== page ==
It was a performance that gave Geir Stabell a headache - Mendelssohn’s stunning all-the-way demolition of a seemingly high-class field in the UAE Derby at Meydan two weeks ago. It was a feeling Stabell, founder, editor and handicapper of the international ratings service Globeform.com, has had before, although very, very rarely, as he explains here.
Everyone involved in sports, be it athletics, football, tennis, whatever, will be familiar with how sometimes one party ‘could only do as well as the opponent allowed’. How a top-class tennis player never got a look-in simply because his rival dominated to such an extent that he never found his rhythm.
Was the loser really three straight sets inferior? On the day, of course he was. His rival was able to constantly keep him out of his comfort zone. Racehorses, albeit very few, can do the same, making a mockery of ratings, and giving us handicappers a mix of thrill and frustration.
Mendelssohn might be one of those. One of the freaks.
The son of Scat Daddy created an almost bizarre result when he powered home by 18½ lengths from classic-winning filly Rayya in the UAE Derby (video below). Three lengths further back came Reride, and he was almost two lengths ahead of Gold Town – up to that point considered the best 3-year-old in Dubai.
How do we rate such a performance?
The answer is that, in all honesty, it can’t be rated to any sort of accuracy. All we can do is offer an educated guess - with a headache to go with it.
It’s easy to say the rest ran well below form. I have always felt that, unless we are dealing with extreme ground conditions, it pays to take a more positive view of wide-margin winners.
Yes, those beaten were below par, but how badly could they have run?
It’s hard to believe that top trainers Doug Watson (Rayya), Steve Asmussen (Reride) and Charlie Appleby (Gold Town) all had their horses in lousy shape on the big day. What’s easier to grasp is that, because Mendelssohn travelled so incredibly strongly – and had them all on the ropes half a mile from home – they were soon pushed outside their comfort zones.
That’s when Thoroughbreds begin to tire badly. While Mendelssohn looked stronger by the stride, they all looked pretty fed up with the whole exercise. Getting exhausted, they were not able to perform anywhere near what we would perceive to be their true form.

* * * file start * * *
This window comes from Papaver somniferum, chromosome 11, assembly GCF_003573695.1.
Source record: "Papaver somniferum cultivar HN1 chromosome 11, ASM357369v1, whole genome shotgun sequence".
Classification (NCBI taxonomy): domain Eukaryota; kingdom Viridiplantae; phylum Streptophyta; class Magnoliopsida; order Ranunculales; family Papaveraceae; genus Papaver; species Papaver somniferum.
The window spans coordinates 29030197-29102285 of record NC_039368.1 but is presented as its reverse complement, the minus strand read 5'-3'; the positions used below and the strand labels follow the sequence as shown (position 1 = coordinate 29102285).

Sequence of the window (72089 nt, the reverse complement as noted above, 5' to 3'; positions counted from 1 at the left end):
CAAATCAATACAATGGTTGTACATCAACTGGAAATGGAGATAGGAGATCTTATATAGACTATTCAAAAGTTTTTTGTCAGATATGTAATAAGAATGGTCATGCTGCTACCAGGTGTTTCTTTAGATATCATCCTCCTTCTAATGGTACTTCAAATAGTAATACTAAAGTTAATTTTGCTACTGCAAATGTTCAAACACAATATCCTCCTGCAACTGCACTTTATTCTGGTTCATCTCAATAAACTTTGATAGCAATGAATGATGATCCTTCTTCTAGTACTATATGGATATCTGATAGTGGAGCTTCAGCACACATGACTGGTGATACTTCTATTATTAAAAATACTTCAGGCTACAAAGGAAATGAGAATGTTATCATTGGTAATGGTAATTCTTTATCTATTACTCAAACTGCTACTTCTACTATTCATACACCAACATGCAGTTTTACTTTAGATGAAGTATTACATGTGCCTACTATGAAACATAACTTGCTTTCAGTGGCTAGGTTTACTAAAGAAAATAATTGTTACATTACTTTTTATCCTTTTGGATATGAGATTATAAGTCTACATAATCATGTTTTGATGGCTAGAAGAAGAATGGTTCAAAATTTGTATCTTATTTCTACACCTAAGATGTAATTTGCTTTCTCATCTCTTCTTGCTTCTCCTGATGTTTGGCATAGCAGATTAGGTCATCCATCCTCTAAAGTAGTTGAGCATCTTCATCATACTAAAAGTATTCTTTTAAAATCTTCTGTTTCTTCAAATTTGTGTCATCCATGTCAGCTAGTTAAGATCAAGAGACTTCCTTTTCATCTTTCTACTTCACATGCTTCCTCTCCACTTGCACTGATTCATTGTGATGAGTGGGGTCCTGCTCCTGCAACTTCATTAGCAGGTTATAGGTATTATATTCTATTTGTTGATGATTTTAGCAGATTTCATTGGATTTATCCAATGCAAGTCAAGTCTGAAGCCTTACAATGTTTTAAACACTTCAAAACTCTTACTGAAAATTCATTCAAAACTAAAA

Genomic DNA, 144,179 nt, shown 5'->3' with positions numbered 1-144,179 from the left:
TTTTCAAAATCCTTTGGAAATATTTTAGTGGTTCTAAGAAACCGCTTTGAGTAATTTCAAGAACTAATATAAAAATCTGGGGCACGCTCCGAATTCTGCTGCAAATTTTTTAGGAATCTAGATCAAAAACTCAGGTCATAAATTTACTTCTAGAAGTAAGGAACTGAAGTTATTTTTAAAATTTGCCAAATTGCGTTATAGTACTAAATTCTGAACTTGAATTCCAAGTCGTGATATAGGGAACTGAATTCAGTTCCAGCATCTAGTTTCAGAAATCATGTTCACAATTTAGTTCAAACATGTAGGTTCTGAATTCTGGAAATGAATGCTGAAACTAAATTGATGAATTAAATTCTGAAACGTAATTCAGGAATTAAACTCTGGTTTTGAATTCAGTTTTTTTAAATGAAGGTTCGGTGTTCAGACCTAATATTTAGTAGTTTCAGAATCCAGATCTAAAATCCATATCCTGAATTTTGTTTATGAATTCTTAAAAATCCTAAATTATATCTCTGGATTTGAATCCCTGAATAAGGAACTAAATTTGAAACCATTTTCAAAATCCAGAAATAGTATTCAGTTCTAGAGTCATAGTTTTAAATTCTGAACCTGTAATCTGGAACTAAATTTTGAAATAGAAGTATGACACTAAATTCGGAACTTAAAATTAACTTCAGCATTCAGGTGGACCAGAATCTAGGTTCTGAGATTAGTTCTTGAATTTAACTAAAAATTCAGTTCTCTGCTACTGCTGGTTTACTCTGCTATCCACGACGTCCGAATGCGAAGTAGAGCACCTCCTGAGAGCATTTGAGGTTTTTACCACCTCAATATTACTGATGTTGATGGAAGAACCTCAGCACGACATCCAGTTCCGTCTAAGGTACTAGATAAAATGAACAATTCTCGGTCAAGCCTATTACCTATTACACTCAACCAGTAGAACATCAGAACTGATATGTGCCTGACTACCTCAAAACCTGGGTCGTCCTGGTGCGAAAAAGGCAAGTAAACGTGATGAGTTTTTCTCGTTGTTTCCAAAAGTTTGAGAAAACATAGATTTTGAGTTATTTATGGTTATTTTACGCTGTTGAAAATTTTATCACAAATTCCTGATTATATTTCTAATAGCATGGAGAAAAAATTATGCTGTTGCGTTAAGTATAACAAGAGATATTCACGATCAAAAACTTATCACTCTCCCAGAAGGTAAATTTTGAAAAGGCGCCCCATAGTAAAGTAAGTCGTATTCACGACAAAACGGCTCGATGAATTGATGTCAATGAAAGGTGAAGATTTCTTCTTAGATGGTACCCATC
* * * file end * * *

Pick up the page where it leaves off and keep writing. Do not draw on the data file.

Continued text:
Such a margin ought to happen in jump racing only. When Thunder Snow won last year’s UAE Derby, 13 of the 16 runners finished within 16 lengths. This year, the fifth-placed horse, G2-winning Seahenge, was beaten no less than 26 lengths. Again, how badly could all these also-rans have performed?
I had Mendelssohn on a Globeform rating of 115p going into the UAE Derby, with Reride on GF 105p and UAE Oaks winner Rayya and Gold Town both on GF 104.
Reride earned his rating in the Mine That Bird Derby at Sunland Park, where he beat Runaway Ghost – who went on to win in the Sunland Derby next time out. Rayya was coming off a convincing win over the Godolphin duo Expressly and Winter Lightning (UAE 1000 Guineas winner) in the UAE Oaks. Gold Town had crushed everything he faced in an admittedly sub-standard 3-year-old male division at the Dubai Carnival.
Mendelssohn was pushed out by Ryan Moore, something that makes it at least a little easier to try assessing this form.
Taking the margin at face value, we calculate that he beat Rayya by 37 pounds, plus the 4.4lb sex allowance, arriving at a 41.4lb difference. Could Rayya have run to GF 100 in the Derby? Probably not. If she did, well then Mendelssohn was worthy of GF 141 – making him another Frankel already.
Could Reride have been close to his Sunland form? Again, probably not. I have no doubt that he is capable of GF 105, but Meydan is quite different from Sunland Park, where it was his turn to boss inferior rivals.